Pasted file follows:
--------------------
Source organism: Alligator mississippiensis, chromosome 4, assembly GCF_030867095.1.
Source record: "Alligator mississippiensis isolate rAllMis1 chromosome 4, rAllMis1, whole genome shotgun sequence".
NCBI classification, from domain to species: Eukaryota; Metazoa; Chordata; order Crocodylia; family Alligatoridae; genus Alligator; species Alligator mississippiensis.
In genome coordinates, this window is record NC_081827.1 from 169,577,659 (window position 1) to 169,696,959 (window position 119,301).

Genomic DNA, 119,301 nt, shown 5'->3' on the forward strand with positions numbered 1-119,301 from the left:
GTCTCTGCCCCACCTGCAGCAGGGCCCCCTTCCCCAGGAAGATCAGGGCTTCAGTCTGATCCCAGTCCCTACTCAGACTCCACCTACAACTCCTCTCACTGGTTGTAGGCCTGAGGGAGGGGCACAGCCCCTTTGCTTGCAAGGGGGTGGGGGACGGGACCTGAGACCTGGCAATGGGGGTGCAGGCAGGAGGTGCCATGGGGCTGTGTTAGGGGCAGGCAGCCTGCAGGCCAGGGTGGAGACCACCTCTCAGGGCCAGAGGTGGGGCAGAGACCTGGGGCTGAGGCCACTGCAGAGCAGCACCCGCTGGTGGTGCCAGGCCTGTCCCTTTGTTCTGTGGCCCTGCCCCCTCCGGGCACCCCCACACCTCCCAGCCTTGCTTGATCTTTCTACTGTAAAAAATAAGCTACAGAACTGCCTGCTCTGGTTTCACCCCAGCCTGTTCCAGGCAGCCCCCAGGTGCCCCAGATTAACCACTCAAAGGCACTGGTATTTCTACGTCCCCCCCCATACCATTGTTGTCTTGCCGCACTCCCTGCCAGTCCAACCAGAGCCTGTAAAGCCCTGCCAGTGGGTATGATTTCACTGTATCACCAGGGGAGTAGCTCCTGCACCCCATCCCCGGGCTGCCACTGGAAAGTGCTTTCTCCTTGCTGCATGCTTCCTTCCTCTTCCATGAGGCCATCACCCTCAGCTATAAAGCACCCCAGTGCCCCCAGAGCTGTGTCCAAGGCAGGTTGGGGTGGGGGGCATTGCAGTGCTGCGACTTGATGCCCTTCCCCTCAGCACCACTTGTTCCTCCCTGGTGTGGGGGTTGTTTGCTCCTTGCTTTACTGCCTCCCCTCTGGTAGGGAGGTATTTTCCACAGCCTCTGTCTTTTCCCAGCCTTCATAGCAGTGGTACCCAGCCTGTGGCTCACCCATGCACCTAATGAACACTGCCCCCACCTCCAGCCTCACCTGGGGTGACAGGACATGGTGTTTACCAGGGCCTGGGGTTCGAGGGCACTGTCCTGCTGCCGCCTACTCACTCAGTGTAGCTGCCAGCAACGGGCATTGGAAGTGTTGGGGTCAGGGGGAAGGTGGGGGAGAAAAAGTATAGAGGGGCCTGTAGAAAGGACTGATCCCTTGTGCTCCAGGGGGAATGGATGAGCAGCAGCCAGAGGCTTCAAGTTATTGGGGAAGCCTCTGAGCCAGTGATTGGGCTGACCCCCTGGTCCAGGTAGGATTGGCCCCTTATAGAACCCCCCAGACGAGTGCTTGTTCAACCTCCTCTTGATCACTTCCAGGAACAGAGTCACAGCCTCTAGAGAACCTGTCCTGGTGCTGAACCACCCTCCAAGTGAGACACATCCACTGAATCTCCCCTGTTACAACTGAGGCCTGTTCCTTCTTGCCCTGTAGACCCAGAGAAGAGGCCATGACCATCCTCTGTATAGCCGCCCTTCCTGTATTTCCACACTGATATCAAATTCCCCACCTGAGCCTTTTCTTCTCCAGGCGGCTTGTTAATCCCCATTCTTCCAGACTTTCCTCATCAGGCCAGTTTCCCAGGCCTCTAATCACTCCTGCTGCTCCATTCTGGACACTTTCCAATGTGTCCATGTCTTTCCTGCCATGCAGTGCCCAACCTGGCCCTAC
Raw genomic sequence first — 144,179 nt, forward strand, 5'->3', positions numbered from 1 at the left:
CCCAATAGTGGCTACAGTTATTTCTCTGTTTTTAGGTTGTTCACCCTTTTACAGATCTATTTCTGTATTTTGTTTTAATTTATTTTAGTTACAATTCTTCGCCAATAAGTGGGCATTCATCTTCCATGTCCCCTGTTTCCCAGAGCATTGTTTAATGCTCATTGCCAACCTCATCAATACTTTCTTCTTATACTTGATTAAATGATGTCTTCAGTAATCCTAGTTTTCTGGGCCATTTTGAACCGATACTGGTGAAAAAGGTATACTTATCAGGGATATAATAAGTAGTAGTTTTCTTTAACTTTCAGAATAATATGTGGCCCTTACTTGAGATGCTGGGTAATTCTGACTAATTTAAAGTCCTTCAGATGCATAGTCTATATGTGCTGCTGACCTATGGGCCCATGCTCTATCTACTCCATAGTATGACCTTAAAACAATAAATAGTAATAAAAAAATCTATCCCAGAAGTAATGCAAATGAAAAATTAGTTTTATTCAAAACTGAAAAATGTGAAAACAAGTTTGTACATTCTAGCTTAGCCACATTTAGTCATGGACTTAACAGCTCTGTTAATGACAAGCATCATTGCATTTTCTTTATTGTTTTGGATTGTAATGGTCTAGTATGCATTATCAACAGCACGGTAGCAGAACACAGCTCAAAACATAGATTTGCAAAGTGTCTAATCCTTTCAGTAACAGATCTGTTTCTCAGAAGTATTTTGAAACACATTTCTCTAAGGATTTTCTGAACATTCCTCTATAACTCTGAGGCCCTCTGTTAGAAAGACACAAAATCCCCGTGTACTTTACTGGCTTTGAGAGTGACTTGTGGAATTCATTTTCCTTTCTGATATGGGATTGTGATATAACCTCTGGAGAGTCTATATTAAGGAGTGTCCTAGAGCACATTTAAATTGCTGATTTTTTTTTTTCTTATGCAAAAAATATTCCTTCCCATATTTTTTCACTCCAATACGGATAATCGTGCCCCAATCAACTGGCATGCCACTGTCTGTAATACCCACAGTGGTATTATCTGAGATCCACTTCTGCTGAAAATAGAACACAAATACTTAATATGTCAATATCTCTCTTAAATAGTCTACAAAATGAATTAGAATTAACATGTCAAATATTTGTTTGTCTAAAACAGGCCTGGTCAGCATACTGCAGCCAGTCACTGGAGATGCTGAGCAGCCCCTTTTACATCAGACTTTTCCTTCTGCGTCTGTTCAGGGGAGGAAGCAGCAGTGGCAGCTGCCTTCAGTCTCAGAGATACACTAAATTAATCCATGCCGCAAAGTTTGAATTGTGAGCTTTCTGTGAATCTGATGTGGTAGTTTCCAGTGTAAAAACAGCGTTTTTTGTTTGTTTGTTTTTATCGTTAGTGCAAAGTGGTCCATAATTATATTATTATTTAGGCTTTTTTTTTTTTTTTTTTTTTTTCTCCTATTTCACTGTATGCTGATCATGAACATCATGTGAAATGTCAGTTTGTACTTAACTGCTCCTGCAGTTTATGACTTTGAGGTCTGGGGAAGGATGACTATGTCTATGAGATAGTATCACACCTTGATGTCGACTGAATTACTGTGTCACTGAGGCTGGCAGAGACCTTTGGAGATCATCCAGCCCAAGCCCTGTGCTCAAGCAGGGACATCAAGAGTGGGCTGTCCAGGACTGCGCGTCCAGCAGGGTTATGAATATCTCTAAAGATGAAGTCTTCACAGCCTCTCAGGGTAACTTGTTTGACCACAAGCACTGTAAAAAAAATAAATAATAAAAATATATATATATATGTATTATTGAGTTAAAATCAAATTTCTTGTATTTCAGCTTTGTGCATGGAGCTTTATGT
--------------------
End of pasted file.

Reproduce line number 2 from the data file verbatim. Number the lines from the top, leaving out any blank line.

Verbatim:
Source record: "Alligator mississippiensis isolate rAllMis1 chromosome 4, rAllMis1, whole genome shotgun sequence".